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Chinese-Made Surveillance Cameras At Romanian Military Sites Raise Security Concerns

Hikvision cameras situated around a military unit in Romania.
Hikvision cameras situated around a military unit in Romania.

BUCHAREST -- A seemingly mundane purchase by the Romanian military on January 16 for Chinese-made surveillance equipment could have far-reaching national-security implications.

For less than $1,000, a Romanian Defense Ministry employee ordered an eight-port switch and two surveillance cameras for the security network at a military base in the sleepy southern village of Deveselu that is home to NATO's Aegis Ashore, land-based, missile-defense system.

The cameras were made by Hikvision, a partly state-owned Chinese company with alleged links to the country's military whose equipment has been blacklisted by the United States and Britain due to data and security vulnerabilities.

While there's no evidence the cameras at Deveselu have resulted in any breaches, a monthslong investigation by RFE/RL's Romanian Service shows that surveillance equipment made by Hikvision and Dahua -- another company that is partly owned by the Chinese government -- is used by at least 28 military facilities in the country. The equipment is also used by hundreds of other public institutions involved in national security, ranging from the coast guard to sites operated by the intelligence service.

Unlike the United States, Britain, or some other NATO partners, there is no prohibition on the use of Hikvision or Dahua equipment in Romania and the country's Defense Ministry and other national-security institutions using the brands told RFE/RL they were on closed-circuit systems that do not have cloud or Internet connections and that strict security protocols are followed.

But experts say their use in Romania raises critical questions about national security and the potential compromise of sensitive information. Vulnerabilities in firmware could allow remote access, control of cameras, data interception, and network attacks by state and nonstate groups alike. While these concerns are not unique to Hikvision and Dahua, questions over how both companies store their data, their connections to the Chinese government, and a growing catalogue of security vulnerabilities make both companies higher-risk.

A Hikvision camera mounted near a Chinese national flag.
A Hikvision camera mounted near a Chinese national flag.

"There's still a risk, even if something isn't connected to the Internet," Conor Healy, the director of government research at IPVM, a surveillance-industry research firm, told RFE/RL. "There are examples of closed-camera systems being hacked through other systems connected to the Internet."

Hikvision and Dahua are among the world's leading providers for closed-circuit television and surveillance systems and their products remain popular across Europe. There are no EU restrictions against them, but the European Parliament has removed equipment manufactured by the company from its premises. Both companies have denied allegations that their Chinese state links make them a security risk and say they regularly patch any glitches that can lead to vulnerabilities.

Dahua did not respond to RFE/RL's request for comment, but Hikvision said the bulk of its devices are sold by third-party distributors and that it cannot access any of its cameras after they are sold to customers, and that the company has "a robust process to quickly address suspected vulnerabilities."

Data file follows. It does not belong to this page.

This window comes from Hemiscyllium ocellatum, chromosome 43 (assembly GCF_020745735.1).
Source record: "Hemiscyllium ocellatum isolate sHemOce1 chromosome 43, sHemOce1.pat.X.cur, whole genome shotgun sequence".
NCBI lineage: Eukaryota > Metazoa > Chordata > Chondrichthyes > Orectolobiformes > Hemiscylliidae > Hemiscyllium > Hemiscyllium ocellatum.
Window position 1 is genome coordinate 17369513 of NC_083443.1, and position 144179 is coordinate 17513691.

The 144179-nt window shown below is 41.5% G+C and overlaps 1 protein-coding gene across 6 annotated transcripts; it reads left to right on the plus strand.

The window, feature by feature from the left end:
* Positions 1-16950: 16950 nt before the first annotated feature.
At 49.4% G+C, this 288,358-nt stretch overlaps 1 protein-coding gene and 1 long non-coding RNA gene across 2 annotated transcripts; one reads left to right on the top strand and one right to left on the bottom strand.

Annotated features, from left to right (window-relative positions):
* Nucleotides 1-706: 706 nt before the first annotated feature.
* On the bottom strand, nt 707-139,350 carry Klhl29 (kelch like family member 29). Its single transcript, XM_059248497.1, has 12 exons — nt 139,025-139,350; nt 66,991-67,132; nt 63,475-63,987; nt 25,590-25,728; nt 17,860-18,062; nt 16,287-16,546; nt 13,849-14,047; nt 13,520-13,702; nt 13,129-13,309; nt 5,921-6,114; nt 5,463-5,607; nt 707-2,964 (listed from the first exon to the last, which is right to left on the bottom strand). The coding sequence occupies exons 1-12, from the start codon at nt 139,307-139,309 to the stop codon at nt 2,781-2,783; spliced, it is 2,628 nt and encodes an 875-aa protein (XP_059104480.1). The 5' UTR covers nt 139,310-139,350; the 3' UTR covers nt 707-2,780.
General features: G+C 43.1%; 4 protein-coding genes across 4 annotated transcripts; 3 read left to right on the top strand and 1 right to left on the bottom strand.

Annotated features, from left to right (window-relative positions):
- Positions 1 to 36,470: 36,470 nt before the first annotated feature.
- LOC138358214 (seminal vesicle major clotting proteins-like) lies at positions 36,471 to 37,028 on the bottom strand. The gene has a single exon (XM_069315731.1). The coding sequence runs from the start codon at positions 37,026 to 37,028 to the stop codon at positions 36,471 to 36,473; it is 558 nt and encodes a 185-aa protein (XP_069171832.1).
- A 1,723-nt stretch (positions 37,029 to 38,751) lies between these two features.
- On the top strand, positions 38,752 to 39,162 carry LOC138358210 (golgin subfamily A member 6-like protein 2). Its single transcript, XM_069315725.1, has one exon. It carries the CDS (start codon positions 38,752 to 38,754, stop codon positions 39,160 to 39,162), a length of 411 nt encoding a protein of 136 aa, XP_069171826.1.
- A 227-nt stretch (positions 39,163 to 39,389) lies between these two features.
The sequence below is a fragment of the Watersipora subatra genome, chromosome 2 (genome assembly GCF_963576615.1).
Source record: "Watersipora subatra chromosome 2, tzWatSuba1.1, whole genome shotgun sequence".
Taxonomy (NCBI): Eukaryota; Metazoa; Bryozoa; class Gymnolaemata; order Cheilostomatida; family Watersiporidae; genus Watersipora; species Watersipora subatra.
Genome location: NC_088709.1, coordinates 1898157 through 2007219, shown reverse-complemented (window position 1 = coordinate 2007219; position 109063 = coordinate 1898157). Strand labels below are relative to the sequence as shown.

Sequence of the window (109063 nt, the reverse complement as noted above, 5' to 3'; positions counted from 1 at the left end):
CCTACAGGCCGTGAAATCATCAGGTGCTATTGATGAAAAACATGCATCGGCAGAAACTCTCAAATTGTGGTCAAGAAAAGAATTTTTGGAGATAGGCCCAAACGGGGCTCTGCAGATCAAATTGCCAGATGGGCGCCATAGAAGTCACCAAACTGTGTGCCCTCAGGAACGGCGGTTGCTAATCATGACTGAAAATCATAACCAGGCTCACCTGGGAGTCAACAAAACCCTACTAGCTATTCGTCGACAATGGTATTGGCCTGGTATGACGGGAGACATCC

"Hikvision cameras comply with the laws and regulations applicable in Romania and the EU and are subject to strict security requirements," a Hikvision spokesperson told RFE/RL.

There is no specific prohibition in Romania against purchasing Hikvision or Dahua equipment, although politicians like Catalin Tenita, a Romanian parliament member and critic of the use of the companies by Romanian security services, says a legal basis for a ban already exists but has not been fully enforced.

Tenita told RFE/RL that existing legislation could "open up the possibility of eliminating offers that do not comply with established security standards," but that the government has decided not to apply this to Hikvision and Dahua, despite precedents set by partners such as the United States.

Romanian lawmaker Catalin Tenita (file photo)
Romanian lawmaker Catalin Tenita (file photo)

Eyes On Deveselu

The Romanian Defense Ministry said that due to the equipment being on closed systems that are not connected to the Internet, they can't be infiltrated from the outside and only operate on secure internal networks.

"All video-surveillance systems installed in military units, including the hardware part -- including video cameras and network and storage equipment, as well as the software applications through which they are operated -- go through strict testing, evaluation, and approval procedures," a ministry spokesperson told RFE/RL.

A spokesperson for the Deveselu Naval Facility, which is operated by U.S. forces responsible for the missile-defense system, told RFE/RL that it would be "inappropriate" to comment on Romanian military purchases but that they are "committed to a strong partnership" with their Romanian counterparts and will "continue to work together to support and promote security throughout the region and in NATO's collective defense."

In response to questions about concerns over the use of Hikvision and Dahua equipment at the Romanian base, a NATO official told RFE/RL that the military alliance followed "robust measures to ensure the security of our staff and facilities throughout the Euro-Atlantic area."

"We do not provide specific details on security infrastructure, but NATO continues to count on allies to ensure that products used at military sites do not pose a potential risk to security," the official said.

The alliance has not issued any formal ban on the use of third-country equipment, but NATO Secretary-General Jens Stoltenberg warned in September 2023 against the use of Chinese technology in critical infrastructure.

"We have seen the results of relying on Russia for our energy supply. We should not repeat this mistake by relying on China to provide the technology for our critical networks," he said.

While the Romanian Defense Ministry insists that keeping the equipment disconnected from the Internet will prevent any security risks, a similar situation was enough to help launch the ban against Hikvision in the United States.